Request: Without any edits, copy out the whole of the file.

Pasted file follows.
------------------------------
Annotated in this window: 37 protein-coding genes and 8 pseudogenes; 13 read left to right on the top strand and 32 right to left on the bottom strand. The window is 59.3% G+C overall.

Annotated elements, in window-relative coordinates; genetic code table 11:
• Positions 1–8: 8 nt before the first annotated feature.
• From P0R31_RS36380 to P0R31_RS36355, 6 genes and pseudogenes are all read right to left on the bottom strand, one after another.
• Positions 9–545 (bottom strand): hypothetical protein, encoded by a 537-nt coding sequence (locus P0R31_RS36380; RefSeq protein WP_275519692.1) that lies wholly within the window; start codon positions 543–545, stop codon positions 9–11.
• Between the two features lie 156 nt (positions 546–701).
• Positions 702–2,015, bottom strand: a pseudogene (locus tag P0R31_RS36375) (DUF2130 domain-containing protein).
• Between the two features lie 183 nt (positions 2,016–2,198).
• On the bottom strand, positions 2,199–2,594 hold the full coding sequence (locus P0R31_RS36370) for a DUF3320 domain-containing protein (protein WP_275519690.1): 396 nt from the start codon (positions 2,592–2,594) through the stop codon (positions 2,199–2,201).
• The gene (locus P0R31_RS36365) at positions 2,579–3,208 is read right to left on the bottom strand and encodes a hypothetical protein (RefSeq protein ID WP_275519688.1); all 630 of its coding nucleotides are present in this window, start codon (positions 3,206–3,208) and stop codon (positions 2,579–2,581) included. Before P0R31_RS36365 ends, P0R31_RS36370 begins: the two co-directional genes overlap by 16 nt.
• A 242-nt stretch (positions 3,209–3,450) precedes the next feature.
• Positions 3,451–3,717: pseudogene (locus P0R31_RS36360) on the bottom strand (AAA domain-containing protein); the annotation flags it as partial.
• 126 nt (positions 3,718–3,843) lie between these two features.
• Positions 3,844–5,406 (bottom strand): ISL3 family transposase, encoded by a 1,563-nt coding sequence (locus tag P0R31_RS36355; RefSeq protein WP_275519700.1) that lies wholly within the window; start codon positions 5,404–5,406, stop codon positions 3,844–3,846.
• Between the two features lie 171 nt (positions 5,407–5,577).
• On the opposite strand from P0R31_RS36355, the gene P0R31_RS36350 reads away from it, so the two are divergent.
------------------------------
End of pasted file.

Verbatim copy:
Annotated in this window: 37 protein-coding genes and 8 pseudogenes; 13 read left to right on the top strand and 32 right to left on the bottom strand. The window is 59.3% G+C overall.

Annotated elements, in window-relative coordinates; genetic code table 11:
• Positions 1–8: 8 nt before the first annotated feature.
• From P0R31_RS36380 to P0R31_RS36355, 6 genes and pseudogenes are all read right to left on the bottom strand, one after another.
• Positions 9–545 (bottom strand): hypothetical protein, encoded by a 537-nt coding sequence (locus P0R31_RS36380; RefSeq protein WP_275519692.1) that lies wholly within the window; start codon positions 543–545, stop codon positions 9–11.
• Between the two features lie 156 nt (positions 546–701).
• Positions 702–2,015, bottom strand: a pseudogene (locus tag P0R31_RS36375) (DUF2130 domain-containing protein).
• Between the two features lie 183 nt (positions 2,016–2,198).
• On the bottom strand, positions 2,199–2,594 hold the full coding sequence (locus P0R31_RS36370) for a DUF3320 domain-containing protein (protein WP_275519690.1): 396 nt from the start codon (positions 2,592–2,594) through the stop codon (positions 2,199–2,201).
• The gene (locus P0R31_RS36365) at positions 2,579–3,208 is read right to left on the bottom strand and encodes a hypothetical protein (RefSeq protein ID WP_275519688.1); all 630 of its coding nucleotides are present in this window, start codon (positions 3,206–3,208) and stop codon (positions 2,579–2,581) included. Before P0R31_RS36365 ends, P0R31_RS36370 begins: the two co-directional genes overlap by 16 nt.
• A 242-nt stretch (positions 3,209–3,450) precedes the next feature.
• Positions 3,451–3,717: pseudogene (locus P0R31_RS36360) on the bottom strand (AAA domain-containing protein); the annotation flags it as partial.
• 126 nt (positions 3,718–3,843) lie between these two features.
• Positions 3,844–5,406 (bottom strand): ISL3 family transposase, encoded by a 1,563-nt coding sequence (locus tag P0R31_RS36355; RefSeq protein WP_275519700.1) that lies wholly within the window; start codon positions 5,404–5,406, stop codon positions 3,844–3,846.
• Between the two features lie 171 nt (positions 5,407–5,577).
• On the opposite strand from P0R31_RS36355, the gene P0R31_RS36350 reads away from it, so the two are divergent.